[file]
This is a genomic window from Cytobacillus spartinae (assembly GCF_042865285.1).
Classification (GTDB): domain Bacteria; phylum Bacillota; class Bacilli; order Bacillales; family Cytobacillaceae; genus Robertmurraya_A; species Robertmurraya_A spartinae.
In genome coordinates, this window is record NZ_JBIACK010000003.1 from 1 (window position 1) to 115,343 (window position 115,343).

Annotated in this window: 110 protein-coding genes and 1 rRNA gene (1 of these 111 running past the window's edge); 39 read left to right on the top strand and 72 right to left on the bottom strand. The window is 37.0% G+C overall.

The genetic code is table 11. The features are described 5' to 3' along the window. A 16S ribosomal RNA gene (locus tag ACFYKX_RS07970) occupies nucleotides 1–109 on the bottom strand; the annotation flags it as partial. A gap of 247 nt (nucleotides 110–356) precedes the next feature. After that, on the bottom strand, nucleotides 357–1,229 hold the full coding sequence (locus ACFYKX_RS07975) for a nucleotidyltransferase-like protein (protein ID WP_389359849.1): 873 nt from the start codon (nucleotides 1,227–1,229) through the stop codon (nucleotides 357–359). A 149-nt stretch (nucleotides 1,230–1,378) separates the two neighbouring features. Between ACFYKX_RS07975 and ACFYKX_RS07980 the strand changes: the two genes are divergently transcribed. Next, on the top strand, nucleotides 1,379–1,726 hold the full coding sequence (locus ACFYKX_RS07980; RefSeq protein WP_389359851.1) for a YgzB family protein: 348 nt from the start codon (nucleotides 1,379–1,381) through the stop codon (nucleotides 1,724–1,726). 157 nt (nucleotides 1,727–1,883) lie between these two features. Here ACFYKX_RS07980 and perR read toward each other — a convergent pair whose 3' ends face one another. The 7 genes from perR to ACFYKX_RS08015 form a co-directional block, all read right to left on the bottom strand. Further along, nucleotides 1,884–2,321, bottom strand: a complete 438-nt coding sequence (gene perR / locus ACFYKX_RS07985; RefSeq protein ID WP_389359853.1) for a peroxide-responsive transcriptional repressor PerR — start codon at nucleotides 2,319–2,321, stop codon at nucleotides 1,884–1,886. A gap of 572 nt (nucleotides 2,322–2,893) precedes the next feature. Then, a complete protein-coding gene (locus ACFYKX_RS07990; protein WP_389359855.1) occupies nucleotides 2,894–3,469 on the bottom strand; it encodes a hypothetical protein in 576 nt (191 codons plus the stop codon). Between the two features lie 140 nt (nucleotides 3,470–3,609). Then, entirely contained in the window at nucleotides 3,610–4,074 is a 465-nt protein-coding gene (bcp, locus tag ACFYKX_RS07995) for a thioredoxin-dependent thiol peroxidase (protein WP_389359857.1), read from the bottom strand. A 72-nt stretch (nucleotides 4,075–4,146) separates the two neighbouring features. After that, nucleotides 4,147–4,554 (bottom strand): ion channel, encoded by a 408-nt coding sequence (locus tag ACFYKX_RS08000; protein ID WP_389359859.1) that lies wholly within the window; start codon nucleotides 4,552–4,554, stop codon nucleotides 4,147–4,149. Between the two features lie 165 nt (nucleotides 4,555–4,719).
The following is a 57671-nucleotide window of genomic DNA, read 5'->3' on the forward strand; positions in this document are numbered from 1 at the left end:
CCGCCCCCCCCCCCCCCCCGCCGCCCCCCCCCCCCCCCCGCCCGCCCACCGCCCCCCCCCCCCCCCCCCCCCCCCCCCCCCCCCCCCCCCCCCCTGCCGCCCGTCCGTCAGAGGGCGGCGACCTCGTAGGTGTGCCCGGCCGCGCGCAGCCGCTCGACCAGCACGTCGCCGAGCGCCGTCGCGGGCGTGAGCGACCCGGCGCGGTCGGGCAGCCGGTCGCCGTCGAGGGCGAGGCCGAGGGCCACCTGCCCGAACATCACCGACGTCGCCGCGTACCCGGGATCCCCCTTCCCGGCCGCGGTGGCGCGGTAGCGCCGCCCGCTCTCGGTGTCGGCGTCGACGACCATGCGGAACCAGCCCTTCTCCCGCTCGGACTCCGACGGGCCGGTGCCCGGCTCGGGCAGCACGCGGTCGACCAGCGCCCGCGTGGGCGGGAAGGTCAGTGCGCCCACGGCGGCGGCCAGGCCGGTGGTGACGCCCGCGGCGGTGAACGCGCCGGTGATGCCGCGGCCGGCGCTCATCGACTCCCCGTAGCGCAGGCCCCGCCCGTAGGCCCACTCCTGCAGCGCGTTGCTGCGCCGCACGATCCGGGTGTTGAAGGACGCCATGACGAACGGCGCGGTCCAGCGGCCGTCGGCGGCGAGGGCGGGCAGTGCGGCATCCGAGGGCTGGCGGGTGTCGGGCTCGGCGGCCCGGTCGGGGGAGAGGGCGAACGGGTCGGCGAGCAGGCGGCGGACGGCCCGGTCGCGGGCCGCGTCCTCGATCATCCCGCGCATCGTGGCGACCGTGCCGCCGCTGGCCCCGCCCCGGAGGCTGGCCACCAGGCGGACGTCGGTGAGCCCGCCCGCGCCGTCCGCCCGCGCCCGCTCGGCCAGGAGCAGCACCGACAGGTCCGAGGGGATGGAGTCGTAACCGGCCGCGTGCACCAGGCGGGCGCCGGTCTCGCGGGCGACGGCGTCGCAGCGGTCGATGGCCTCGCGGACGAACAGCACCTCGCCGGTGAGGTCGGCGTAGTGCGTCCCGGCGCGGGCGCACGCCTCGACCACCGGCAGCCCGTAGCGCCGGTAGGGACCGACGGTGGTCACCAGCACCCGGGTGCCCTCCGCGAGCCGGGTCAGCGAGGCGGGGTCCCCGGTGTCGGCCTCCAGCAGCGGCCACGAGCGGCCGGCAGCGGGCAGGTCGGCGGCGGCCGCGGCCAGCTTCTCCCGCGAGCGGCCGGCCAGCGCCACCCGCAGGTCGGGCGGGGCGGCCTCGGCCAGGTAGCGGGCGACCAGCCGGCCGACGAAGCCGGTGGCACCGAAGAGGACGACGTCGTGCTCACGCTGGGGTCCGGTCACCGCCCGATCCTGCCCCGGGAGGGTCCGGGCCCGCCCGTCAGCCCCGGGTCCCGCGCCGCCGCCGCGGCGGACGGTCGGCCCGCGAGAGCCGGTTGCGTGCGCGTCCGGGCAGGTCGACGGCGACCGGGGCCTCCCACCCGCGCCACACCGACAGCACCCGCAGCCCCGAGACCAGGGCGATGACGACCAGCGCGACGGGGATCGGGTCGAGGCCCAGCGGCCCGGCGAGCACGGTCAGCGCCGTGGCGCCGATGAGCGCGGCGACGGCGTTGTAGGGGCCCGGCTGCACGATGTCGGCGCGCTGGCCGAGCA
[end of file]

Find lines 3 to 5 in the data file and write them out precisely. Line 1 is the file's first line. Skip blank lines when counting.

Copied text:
In genome coordinates, this window is record NZ_JBIACK010000003.1 from 1 (window position 1) to 115,343 (window position 115,343).

Annotated in this window: 110 protein-coding genes and 1 rRNA gene (1 of these 111 running past the window's edge); 39 read left to right on the top strand and 72 right to left on the bottom strand. The window is 37.0% G+C overall.

The genetic code is table 11. The features are described 5' to 3' along the window. A 16S ribosomal RNA gene (locus tag ACFYKX_RS07970) occupies nucleotides 1–109 on the bottom strand; the annotation flags it as partial. A gap of 247 nt (nucleotides 110–356) precedes the next feature. After that, on the bottom strand, nucleotides 357–1,229 hold the full coding sequence (locus ACFYKX_RS07975) for a nucleotidyltransferase-like protein (protein ID WP_389359849.1): 873 nt from the start codon (nucleotides 1,227–1,229) through the stop codon (nucleotides 357–359). A 149-nt stretch (nucleotides 1,230–1,378) separates the two neighbouring features. Between ACFYKX_RS07975 and ACFYKX_RS07980 the strand changes: the two genes are divergently transcribed. Next, on the top strand, nucleotides 1,379–1,726 hold the full coding sequence (locus ACFYKX_RS07980; RefSeq protein WP_389359851.1) for a YgzB family protein: 348 nt from the start codon (nucleotides 1,379–1,381) through the stop codon (nucleotides 1,724–1,726). 157 nt (nucleotides 1,727–1,883) lie between these two features. Here ACFYKX_RS07980 and perR read toward each other — a convergent pair whose 3' ends face one another. The 7 genes from perR to ACFYKX_RS08015 form a co-directional block, all read right to left on the bottom strand. Further along, nucleotides 1,884–2,321, bottom strand: a complete 438-nt coding sequence (gene perR / locus ACFYKX_RS07985; RefSeq protein ID WP_389359853.1) for a peroxide-responsive transcriptional repressor PerR — start codon at nucleotides 2,319–2,321, stop codon at nucleotides 1,884–1,886. A gap of 572 nt (nucleotides 2,322–2,893) precedes the next feature. Then, a complete protein-coding gene (locus ACFYKX_RS07990; protein WP_389359855.1) occupies nucleotides 2,894–3,469 on the bottom strand; it encodes a hypothetical protein in 576 nt (191 codons plus the stop codon). Between the two features lie 140 nt (nucleotides 3,470–3,609). Then, entirely contained in the window at nucleotides 3,610–4,074 is a 465-nt protein-coding gene (bcp, locus tag ACFYKX_RS07995) for a thioredoxin-dependent thiol peroxidase (protein WP_389359857.1), read from the bottom strand. A 72-nt stretch (nucleotides 4,075–4,146) separates the two neighbouring features. After that, nucleotides 4,147–4,554 (bottom strand): ion channel, encoded by a 408-nt coding sequence (locus tag ACFYKX_RS08000; protein ID WP_389359859.1) that lies wholly within the window; start codon nucleotides 4,552–4,554, stop codon nucleotides 4,147–4,149. Between the two features lie 165 nt (nucleotides 4,555–4,719).